I can see what your saying. It seems that bureaucracies are created from interest groups that grow large enough that they become powerful enough to influence policy without much resistance. These groups then can “bully” their way into achieving government policy they are desiring. As far as being lawful, I am not sure. I would think there should be laws pertaining to how much power an interest group or bureaucracy can obtain. Also, I would imagine there should be laws restricting what they can and cannot do when it comes to “bullying” their way into the government official’s opinions and votes. Great observations. I will be looking into the laws regarding interest groups and bureaucracies. I am definitely interested because it makes me wonder what laws and policies have been set in place only because an interest group pushed their agenda when the policy really doesn’t have any standing. They just didn’t have enough of the opposing opinion to keep it from being set in place.


Hey Leona, Great Post! I’m really not a “politics” type of person. I do my part and vote, that’s about it. Until this class, I didn’t think about the parties and the people that occupy them. When you spoke about the bureaucrats, I disagree with them using excessive force and money to have their way. I believe this is one reason politics have gotten so dishonest and sneaky. You used the term “Bully” I can’t agree with you more! We have freedom of speech for a reason and I don’t think it should be exploited behind money and power. The government often wonder why the support of the people has fallen. It’s because the people see how shady the politicians and the people they deal with are, and they want nothing to do with it. I also agree with you when you say there should be laws against how much force they can use! It is getting ridiculous with the politics. Great Post!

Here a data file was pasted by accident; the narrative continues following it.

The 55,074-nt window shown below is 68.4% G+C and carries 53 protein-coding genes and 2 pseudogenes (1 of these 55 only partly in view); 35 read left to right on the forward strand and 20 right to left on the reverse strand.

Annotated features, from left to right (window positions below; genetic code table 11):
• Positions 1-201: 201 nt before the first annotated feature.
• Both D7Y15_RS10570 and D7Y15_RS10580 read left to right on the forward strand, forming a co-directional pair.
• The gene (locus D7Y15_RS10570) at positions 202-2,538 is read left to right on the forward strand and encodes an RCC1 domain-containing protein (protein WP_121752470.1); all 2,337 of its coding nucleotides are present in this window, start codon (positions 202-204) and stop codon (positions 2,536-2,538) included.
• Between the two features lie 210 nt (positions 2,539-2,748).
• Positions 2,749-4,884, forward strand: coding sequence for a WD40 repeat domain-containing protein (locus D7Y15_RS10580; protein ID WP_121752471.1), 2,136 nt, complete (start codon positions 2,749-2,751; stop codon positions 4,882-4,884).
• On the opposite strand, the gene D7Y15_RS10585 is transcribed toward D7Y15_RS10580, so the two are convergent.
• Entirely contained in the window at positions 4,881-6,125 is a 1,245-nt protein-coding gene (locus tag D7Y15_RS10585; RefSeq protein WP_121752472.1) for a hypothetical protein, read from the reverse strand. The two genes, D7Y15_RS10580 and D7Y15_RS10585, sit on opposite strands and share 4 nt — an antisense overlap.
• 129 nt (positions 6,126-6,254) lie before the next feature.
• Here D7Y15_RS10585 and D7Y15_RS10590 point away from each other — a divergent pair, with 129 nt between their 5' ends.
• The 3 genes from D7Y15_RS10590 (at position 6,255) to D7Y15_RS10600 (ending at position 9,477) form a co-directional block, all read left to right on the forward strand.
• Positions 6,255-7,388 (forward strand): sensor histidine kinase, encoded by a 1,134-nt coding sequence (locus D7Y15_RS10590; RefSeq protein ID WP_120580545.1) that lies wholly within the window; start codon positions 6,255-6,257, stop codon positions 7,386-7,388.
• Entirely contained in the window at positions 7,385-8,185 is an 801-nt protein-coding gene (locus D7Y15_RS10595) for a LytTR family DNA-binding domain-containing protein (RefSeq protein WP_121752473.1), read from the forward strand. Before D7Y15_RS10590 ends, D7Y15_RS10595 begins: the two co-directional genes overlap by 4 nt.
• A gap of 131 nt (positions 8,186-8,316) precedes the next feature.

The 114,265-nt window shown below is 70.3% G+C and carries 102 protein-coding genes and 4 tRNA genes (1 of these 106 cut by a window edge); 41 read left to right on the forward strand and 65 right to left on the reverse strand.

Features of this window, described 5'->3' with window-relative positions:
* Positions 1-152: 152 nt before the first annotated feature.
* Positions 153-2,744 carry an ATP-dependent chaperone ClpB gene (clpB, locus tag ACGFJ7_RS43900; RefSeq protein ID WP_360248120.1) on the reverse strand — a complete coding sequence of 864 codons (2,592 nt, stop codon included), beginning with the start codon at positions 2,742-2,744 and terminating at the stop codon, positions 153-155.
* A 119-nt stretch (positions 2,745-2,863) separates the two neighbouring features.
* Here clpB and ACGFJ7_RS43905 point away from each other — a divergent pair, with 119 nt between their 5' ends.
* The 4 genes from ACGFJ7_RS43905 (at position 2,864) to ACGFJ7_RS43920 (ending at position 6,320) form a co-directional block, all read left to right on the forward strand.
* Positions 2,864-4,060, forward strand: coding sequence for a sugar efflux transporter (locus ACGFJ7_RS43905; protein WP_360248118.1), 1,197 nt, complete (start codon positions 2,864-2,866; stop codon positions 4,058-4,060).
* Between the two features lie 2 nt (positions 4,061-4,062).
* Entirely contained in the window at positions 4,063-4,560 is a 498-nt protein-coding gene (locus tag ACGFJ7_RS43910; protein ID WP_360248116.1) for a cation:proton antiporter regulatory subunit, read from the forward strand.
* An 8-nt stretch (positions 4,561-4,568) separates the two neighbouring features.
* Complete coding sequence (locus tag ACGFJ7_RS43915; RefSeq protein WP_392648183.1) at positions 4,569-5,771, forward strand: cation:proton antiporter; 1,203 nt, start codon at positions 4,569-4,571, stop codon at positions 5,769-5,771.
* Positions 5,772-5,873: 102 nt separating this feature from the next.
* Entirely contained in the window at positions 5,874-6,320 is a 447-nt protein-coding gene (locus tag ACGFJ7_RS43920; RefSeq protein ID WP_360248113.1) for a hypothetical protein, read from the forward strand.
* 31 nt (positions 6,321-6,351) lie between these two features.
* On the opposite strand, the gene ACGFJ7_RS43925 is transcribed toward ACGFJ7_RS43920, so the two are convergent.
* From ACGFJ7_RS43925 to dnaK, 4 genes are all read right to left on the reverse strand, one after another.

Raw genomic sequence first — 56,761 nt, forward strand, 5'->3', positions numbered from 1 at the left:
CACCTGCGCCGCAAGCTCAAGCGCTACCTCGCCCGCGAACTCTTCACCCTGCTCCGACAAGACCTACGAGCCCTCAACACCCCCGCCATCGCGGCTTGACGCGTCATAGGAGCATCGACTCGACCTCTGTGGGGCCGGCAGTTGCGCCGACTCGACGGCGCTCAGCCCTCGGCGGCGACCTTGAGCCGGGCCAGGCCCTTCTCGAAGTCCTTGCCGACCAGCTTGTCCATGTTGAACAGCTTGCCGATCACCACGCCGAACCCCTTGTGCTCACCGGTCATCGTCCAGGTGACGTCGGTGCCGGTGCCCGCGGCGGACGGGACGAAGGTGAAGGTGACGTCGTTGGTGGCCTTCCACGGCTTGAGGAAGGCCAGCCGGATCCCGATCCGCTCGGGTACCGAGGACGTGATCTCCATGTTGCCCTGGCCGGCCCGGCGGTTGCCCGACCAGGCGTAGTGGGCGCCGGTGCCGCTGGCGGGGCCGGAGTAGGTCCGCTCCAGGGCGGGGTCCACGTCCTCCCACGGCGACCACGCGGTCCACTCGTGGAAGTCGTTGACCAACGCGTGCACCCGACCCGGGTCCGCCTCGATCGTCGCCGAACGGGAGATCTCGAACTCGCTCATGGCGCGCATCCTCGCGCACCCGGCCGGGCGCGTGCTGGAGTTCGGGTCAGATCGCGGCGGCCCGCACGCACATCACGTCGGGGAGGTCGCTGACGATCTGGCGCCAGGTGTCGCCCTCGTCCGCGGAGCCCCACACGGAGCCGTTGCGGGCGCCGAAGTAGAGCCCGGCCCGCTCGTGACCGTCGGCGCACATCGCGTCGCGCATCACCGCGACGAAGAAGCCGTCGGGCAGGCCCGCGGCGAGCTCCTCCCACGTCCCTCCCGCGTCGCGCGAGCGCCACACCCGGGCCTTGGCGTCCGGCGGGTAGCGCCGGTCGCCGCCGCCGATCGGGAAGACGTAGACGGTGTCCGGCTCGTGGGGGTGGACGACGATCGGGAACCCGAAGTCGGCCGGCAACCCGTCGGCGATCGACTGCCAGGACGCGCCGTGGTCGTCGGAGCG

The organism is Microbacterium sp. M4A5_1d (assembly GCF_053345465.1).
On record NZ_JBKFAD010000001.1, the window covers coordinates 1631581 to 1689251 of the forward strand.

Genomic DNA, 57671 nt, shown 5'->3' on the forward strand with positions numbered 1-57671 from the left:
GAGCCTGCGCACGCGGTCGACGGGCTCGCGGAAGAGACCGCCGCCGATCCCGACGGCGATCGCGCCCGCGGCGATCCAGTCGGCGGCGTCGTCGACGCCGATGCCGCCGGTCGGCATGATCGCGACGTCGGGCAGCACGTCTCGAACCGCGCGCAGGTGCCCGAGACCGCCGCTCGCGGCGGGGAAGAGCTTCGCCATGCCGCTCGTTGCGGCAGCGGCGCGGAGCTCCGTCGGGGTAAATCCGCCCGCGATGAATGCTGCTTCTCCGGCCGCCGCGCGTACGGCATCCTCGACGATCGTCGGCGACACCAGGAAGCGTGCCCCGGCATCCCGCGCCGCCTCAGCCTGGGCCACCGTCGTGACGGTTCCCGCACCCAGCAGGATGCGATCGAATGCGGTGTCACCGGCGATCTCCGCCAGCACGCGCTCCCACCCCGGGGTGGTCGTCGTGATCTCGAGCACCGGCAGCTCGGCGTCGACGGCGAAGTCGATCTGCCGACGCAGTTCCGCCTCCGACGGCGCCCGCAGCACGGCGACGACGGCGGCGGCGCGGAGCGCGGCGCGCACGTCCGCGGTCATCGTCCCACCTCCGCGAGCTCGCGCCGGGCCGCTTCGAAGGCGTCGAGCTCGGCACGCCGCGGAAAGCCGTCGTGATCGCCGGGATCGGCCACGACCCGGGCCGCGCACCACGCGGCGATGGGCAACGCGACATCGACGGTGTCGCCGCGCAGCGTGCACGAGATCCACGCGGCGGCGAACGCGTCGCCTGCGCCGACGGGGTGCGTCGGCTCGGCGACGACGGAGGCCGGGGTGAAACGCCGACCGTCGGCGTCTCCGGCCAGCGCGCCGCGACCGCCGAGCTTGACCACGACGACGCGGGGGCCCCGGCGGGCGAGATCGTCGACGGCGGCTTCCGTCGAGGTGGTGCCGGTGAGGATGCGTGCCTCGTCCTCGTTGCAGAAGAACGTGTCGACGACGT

There is so much corruption in the government because of bureaucrats that many of the general public has lost trust in our representatives. How can we know that what they say in their campaign is going to be what they actually vote for when it comes up in Congress? Who holds them accountable? The public has lost it’s power to hold our representatives accountable unless they are a part of a large interest group that can sway the representative’s vote with money or some other coercion tactic. I feel like many people now do not give much attention to what is going on in Congress just because we no longer have a voice. That is where I am at. I am like you. I have never really had much interest in politics. In taking this class, I have learned about government and politics, but how can I change anything as one person if I do not agree with something? Especially if I am the minority in my way of thinking? Interest groups are good, but it takes a lot of time, money, and dedication to grow an interest group large enough to make any kind of difference. Great post! I agree will your points!


I enjoyed reading through all of your posts  and couldn’t agree with you more.  I too have lost faith in the government because of the corruption.  It seems private agenda, money and greed take precedent over what would truly be best for everyone in this country.  However, I do feel it is important to remain informed and take part.  If we all just turn away and noone is fighting anymore than I think that is when we really get in trouble.


Me either, I vote to do my part but I am always weary about the whole voting process.  With all of the media putting their two cents in makes me wonder.  I believe that our government is corrupted and there are others in the shadows leading our country.

Interesting posts and questions.  I agree with your thought that yes groups can turn into bureaucracies.  In addition, bureaucracies can influence interest groups to gain their control.  Roskin (2013) notes that bureaucracies, ” See their tasks as terribly important and demand bigger budgets and more employees every year” (p.159).